Share Relevant Info on Social Media

Social media is always evolving; the tricks that worked a year ago may no longer apply today. But good information will always be relevant. You don’t need a huge following. A loyal following is more important. Treat your profile like a mini website and aim at adding value.

If you are in an area with military clients, this could mean information about traffic, home prices, or the pros and cons of buying new construction. Use relevant keywords to increase the chance of being found. Even simple drive-by videos made into an Instagram Reel could be helpful to someone considering a specific area or community. 

If you need to brush up on your social media skills, check out Emile’s guide here:

Related Article
21 Proven Real Estate Social Media Marketing Techniques That Actually Generate Leads

Host Local Events

Some agents absolutely love hosting events. These could be a thank you for past clients, a community event, or a house-warming party. Such events allow for casual conversations in typically fun settings. 

The military community is fairly tight-knit. There is a very good chance that friends will be in attendance, and they too could be looking for a home. These events are often heavily photographed and shared online. Even if there are no visible logos around, it’s very likely that the person posting will tag you in their pictures with a “thank you to ____.” This simple note will alert others that you are in real estate. If you use props at the events, then your logo, Instagram handle, or name will be in the photos too. The marketing opportunities are endless.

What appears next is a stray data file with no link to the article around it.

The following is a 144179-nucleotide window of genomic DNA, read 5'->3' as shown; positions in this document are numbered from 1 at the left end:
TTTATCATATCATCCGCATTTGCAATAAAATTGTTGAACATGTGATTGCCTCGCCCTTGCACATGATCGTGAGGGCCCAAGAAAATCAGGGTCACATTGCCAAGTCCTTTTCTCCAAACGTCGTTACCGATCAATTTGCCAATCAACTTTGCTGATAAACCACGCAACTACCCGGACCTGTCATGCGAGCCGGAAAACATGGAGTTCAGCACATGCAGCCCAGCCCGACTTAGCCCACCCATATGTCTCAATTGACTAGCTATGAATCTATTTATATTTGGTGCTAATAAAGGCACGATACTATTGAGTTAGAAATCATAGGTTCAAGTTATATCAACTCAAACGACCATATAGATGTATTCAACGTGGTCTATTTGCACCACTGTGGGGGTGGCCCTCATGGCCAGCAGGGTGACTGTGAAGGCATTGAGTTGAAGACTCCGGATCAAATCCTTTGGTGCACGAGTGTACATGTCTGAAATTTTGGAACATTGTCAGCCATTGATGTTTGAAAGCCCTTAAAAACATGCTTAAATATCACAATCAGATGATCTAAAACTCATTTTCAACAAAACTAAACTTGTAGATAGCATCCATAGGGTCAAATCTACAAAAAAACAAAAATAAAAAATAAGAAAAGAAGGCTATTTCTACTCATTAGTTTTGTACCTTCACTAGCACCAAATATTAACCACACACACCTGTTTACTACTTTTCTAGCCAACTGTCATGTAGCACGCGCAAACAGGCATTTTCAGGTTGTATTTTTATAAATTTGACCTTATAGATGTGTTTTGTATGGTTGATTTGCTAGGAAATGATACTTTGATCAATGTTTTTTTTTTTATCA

Share Client Testimonials & Reviews

Testimonials are a great way to generate new military business. While we may not think that anyone really reads them, buyers and sellers definitely do. They are our stamp of approval as agents. Once you close transactions with military clients, ask for testimonials. This will help to build trust and credibility, which will lead to your next deal.

Not sure how to ask for reviews or testimonials? Check out real estate coach Beth Incorvati’s guide here:

Related Article
14 Real Estate Testimonial Examples to Inspire Your Referral Marketing

Step 4: Start Working With Military Buyers

As with any real estate niche, chances are you will have to start working with buyers until you build up enough experience to become a listing agent. The process of working with military buyers is a little bit different from working with normal buyers. Here is a quick rundown of how the process works after you have a military buyer lead:

Contact a Lender Who Has Experience With VA Loans

Even if the client’s PCS move isn’t happening for a few more weeks or even months, it’s always good to begin the process by reaching out to a lender. The loan officer will provide preliminary information or will begin the preapproval process to determine which loan product will be the best for your clients and what purchase price to stay at or below.

The loan officer should be well-versed in VA financing. While not all military buyers take out VA loans, it is one of the most common mortgage loans used by buyers in the military. It’s also a 0% interest loan. How amazing is that?

Educate Them on the Pros & Cons of Buying vs. Renting

Since many service members are first-time buyers and others might want to rent, there is no one-size-fits-all answer for this. Every situation is different. Home costs are different in different areas. Rent rates are different as well. Long-term plans vary, as do personal preferences. When consulting with new military clients who may be on the fence about whether to buy or rent, all of the above factors have to be considered.